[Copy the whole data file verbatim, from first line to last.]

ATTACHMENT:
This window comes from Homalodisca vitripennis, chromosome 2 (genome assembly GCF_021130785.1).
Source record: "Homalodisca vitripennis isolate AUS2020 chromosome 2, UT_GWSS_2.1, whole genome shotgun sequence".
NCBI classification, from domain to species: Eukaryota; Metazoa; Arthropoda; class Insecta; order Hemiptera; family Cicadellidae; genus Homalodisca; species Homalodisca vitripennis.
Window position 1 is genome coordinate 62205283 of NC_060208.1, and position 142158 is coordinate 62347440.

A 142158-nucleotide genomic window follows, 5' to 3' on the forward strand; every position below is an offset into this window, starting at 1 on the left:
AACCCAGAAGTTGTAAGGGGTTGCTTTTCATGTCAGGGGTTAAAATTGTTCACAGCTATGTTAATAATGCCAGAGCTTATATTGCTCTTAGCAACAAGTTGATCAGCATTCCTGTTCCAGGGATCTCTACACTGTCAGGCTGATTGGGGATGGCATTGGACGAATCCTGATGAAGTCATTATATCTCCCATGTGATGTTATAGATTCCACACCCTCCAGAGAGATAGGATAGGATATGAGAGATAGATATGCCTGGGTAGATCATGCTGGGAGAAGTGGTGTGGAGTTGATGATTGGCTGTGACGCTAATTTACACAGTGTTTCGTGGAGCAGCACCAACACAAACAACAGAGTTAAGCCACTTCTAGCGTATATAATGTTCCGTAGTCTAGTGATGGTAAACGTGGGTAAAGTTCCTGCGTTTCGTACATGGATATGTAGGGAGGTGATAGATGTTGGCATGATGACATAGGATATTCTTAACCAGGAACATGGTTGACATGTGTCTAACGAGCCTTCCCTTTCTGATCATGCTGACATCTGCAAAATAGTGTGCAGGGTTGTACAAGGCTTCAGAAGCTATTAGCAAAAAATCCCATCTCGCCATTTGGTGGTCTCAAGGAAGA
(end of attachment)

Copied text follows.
This window comes from Homalodisca vitripennis, chromosome 2 (genome assembly GCF_021130785.1).
Source record: "Homalodisca vitripennis isolate AUS2020 chromosome 2, UT_GWSS_2.1, whole genome shotgun sequence".
NCBI classification, from domain to species: Eukaryota; Metazoa; Arthropoda; class Insecta; order Hemiptera; family Cicadellidae; genus Homalodisca; species Homalodisca vitripennis.
Window position 1 is genome coordinate 62205283 of NC_060208.1, and position 142158 is coordinate 62347440.

A 142158-nucleotide genomic window follows, 5' to 3' on the forward strand; every position below is an offset into this window, starting at 1 on the left:
AACCCAGAAGTTGTAAGGGGTTGCTTTTCATGTCAGGGGTTAAAATTGTTCACAGCTATGTTAATAATGCCAGAGCTTATATTGCTCTTAGCAACAAGTTGATCAGCATTCCTGTTCCAGGGATCTCTACACTGTCAGGCTGATTGGGGATGGCATTGGACGAATCCTGATGAAGTCATTATATCTCCCATGTGATGTTATAGATTCCACACCCTCCAGAGAGATAGGATAGGATATGAGAGATAGATATGCCTGGGTAGATCATGCTGGGAGAAGTGGTGTGGAGTTGATGATTGGCTGTGACGCTAATTTACACAGTGTTTCGTGGAGCAGCACCAACACAAACAACAGAGTTAAGCCACTTCTAGCGTATATAATGTTCCGTAGTCTAGTGATGGTAAACGTGGGTAAAGTTCCTGCGTTTCGTACATGGATATGTAGGGAGGTGATAGATGTTGGCATGATGACATAGGATATTCTTAACCAGGAACATGGTTGACATGTGTCTAACGAGCCTTCCCTTTCTGATCATGCTGACATCTGCAAAATAGTGTGCAGGGTTGTACAAGGCTTCAGAAGCTATTAGCAAAAAATCCCATCTCGCCATTTGGTGGTCTCAAGGAAGA